- A student is a single parent with children, provided that the children are not dependents of another individual other than a parent. In other words, the household qualifies if either parent claims the children as dependents regardless of whether or not the parent claiming the dependents resides in the unit. For example, if the student-mother had her full-time student children living with her but they were dependents of their uncle, then they wouldn’t qualify.
Whether a student is full-time is determined by the educational organization, not by the owner or household member. A person is a “student” if she has been enrolled in an education organization for any part of five months of the calendar year or the 12 months following the effective date of the certification. The five months need not be consecutive or complete. Just one day of the month equals the whole month for student status purposes. For example, a student enrolled from Jan. 21 through May 12 has been enrolled for five months, according to IRS guidance.
SIX COMMON MISCONCEPTIONS
1. Households Eligible Under Rule at Initial Certification Automatically Stay Eligible
If a low-income household violates the student rule at any time during its occupancy, your site will fall into noncompliance. You may mistakenly believe otherwise because the tax credit law lets households that go over-income after move-in stay income-eligible. But this isn’t the case with the student rule.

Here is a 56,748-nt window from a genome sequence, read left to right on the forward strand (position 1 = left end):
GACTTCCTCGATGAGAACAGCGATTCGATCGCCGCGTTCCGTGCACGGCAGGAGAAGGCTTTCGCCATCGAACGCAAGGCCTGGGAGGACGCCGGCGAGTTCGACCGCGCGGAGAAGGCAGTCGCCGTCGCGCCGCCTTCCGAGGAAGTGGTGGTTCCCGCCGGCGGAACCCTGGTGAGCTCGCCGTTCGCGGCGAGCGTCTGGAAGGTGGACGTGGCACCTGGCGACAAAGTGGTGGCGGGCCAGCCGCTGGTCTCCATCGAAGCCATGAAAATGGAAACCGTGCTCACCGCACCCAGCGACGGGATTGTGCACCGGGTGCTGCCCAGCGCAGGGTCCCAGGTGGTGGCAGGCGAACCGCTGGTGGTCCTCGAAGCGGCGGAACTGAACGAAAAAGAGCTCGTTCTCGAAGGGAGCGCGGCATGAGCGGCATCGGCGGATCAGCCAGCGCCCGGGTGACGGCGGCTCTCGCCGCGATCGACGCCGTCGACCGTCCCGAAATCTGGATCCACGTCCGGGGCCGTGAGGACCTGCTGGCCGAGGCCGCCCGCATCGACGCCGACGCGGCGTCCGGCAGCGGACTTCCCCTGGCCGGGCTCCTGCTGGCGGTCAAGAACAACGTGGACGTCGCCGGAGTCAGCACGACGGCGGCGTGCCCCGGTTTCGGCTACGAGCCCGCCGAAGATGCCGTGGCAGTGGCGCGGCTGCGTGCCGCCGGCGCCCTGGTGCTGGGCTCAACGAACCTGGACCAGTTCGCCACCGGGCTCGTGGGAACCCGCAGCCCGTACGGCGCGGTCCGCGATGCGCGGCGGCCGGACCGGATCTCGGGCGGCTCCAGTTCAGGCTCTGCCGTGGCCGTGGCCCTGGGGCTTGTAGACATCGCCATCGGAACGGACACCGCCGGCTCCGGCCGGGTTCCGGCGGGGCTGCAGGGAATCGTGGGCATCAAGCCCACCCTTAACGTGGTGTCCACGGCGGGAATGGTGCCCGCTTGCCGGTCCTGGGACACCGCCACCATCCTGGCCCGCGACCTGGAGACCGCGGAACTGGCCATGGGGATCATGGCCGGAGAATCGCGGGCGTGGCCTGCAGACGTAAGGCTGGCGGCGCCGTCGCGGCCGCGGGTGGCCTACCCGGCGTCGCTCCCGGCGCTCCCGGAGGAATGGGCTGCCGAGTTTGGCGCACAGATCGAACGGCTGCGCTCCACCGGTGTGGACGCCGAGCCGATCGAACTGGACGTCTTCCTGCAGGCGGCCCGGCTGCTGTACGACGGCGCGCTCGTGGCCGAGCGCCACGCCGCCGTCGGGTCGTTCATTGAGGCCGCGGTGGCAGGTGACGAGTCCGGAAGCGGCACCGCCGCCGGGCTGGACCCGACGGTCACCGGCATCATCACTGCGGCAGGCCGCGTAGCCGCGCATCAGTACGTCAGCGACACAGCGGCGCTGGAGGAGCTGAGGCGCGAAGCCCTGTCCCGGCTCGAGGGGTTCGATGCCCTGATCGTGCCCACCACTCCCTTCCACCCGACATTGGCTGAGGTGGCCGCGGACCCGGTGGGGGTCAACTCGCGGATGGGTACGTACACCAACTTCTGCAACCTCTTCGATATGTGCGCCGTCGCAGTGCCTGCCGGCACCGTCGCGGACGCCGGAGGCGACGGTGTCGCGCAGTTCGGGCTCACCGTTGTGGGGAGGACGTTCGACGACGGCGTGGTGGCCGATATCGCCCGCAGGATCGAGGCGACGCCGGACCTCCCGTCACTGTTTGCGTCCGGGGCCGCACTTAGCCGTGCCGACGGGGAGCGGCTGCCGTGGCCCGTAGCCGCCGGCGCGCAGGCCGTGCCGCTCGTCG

Unlike income, there’s no grandfathering because the tenant was not a student when he moved in and later became one. It’s important to remember that it’s income that’s grandfathered, not student status. So if you are no longer required to do annual certifications, don’t forget to verify student status annually. For 100 percent LIHTC sites, once a household is income eligible, it’s always income eligible, but this doesn’t apply to student status.
2. Rule Applies Only to College Students